SFDR also applies to merely registered AIFMs
Even though there were still good arguments in March of this year to doubt that the SFDR also applies to registered AIFMs, this is no longer the case. This is because the European Commission has now clarified in its decision of 6 July 2021 and the associated FAQ that registered AIFMs must also comply with the new disclosure requirements. So anyone who has not yet updated their website and fund documents should act quickly. The first step is always to make a strategic decision as to whether to qualify the funds as Art. 6, 8 or 9 SFDR funds.
Classification as Art. 6 SFDR or Art. 8 SFDR funds should be reviewed
In this respect, the above-mentioned FAQs have made it necessary, in particular for the private equity / venture capital funds which, according to their own assessment, have so far been classified as Art. 6 SFDR funds, to take another look at this classification. This is because, as requested by the European supervisory authorities, the European Commission has now issued guidance on, among other things, the distinction between Art. 6 SFDR and Art. 8 SFDR financial products. However, these are unfortunately not clear and leave some questions unanswered.
It still seems relatively certain that an advertisement in the fund documents with a membership in (UN) PRI leads to a qualification as an Art. 8 SFDR fund. In addition, according to the European Commission, it shall be sufficient for classification as an Art. 8 SFDR fund that (i) concrete ESG requirements are met by the fund and (ii) the claim is made or the impression is created that the investments implemented with the fund also take environmental and social characteristics into account. Especially in the case of funds that mention ESG aspects but do not make them a central point of the investment strategy, there is likely to be a conflict of objectives between compliance with legal requirements on the one hand and the avoidance of a false impression (greenwashing) on the other. In principle, this can only be resolved on an individual basis.
Consideration of adverse sustainability impacts of investment decisions only in the future
Many fund managers do not yet take into account adverse sustainability impacts of investment decisions according to Art. 4 SFDR, as they simply lack the data to publish the required mandatory disclosures. For even if the Regulatory Technical Standards (RTS) concretising the SFDR have still not been published, everyone believes that this will happen soon. And when looking at the table with disclosure obligations contained in Annex I to the RTS, fund managers or fund administrators are then generally still asking themselves how, for example, “Scope 1, 2 3” issues are determined in relation to portfolio companies. These and other questions must be clarified in the future. Otherwise, fund managers would have to continue with the unattractive marketing statement that adverse sustainability impacts of investment decisions are not (or cannot) be taken into account.
Further tasks for the coming months
Private equity funds have been particularly concerned since the spring with the ever-increasing reporting requirements of investors with regard to ESG data. In the process, both investors have approached fund initiators with their own ESG reporting templates and negotiated their annual (or even more frequent) filling by fund managers (mostly by way of side letters). On the other hand, some fund managers have also taken the initiative themselves and created their own ESG reporting templates, which they then make available in response to corresponding requests from investors. Difficulties are often caused by the still unclear scope of the ESG data that investors want to receive from the funds. The uncertainties regarding the scope of the ESG information that is ultimately actually required often results in the investors’ request to receive a blanket commitment from the fund management to simply provide the investor with all the ESG data requested by him in the future. The funds are naturally critical of this request, especially since they are not yet able to estimate the workload associated with the provision of such data.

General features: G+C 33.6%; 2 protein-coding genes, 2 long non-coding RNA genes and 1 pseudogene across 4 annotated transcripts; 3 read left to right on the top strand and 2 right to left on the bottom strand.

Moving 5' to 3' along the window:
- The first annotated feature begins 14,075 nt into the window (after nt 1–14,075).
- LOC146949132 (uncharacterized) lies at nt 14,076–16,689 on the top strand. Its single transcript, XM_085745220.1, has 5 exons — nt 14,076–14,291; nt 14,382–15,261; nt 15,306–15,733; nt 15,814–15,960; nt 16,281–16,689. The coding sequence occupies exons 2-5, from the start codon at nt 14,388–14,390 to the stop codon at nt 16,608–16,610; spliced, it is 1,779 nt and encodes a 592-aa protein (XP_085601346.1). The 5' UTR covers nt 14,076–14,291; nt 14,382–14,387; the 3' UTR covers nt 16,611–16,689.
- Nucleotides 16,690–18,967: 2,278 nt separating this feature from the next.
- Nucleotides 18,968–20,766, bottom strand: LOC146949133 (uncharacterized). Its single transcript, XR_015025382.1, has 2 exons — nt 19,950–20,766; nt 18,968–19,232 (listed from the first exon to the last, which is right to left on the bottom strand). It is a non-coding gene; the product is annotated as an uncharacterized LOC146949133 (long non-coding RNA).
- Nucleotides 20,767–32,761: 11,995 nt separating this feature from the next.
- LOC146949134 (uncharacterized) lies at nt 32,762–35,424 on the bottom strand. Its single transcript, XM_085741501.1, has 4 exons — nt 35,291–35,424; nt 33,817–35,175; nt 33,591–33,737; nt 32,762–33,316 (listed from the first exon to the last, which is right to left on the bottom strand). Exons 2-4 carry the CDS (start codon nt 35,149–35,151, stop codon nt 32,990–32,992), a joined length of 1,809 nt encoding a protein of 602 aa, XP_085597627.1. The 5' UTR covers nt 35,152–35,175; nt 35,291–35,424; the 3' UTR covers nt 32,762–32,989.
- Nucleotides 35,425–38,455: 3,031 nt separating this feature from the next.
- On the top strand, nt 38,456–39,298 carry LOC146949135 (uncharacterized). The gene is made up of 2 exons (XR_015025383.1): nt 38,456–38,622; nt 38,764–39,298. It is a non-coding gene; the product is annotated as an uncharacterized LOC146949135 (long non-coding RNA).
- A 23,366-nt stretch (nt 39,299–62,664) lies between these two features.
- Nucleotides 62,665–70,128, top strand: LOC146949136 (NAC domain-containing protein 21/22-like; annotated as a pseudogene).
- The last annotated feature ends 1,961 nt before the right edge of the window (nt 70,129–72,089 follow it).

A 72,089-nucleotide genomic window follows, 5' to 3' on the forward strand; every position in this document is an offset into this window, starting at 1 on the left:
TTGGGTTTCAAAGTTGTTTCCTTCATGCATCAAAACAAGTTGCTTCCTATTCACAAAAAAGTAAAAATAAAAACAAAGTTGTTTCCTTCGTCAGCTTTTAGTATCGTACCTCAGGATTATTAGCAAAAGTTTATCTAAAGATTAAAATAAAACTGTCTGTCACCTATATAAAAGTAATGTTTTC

In this context, it must be taken into account by all sides that the future RTS will require a different scope of data to be provided depending on the qualification of the fund. This concerns both the pre-contractual information and the annual reports, in which an Art. 8 SFDR or Art. 9 SFDR fund must in principle provide significantly more extensive information than an Art. 6 SFDR fund. In this context, however, it is at least helpful that it can be assumed that, according to a further letter from the European Commission dated 8 July 2021, the RTS will not apply as early as 1 January 2022, but only as of 1 July 2022. The time thus gained should be used in the coming months to prepare for the application of the RTS.
In addition to the topic “SFDR”, market participants will also have to deal with the Taxonomy Regulation ((EU) 2020/852), which will apply from 1 January 2022, and the additional disclosure obligations it contains. For Art. 8 and Art. 9 SFDR funds, this requires the disclosure of the environmental objective(s) within the meaning of the Taxonomy Regulation to which the investment in the fund contributes. Furthermore, the extent to which the fund invests in economic activities (i.e. the activities of the portfolio companies) that are environmentally sustainable within the meaning of the Taxonomy Regulation must be presented. In addition, all funds (including Art. 6 SFDR funds) must include a disclaimer in relation to the Taxonomy Regulation.
Even though a major hurdle was already cleared for fund managers in March this year with the implementation of the SFDR, it is now high time to deal both with the Taxonomy Regulation, which will apply from 1 January 2022, and (continue to) work towards the entry into force of the RTS on 1 July 2022.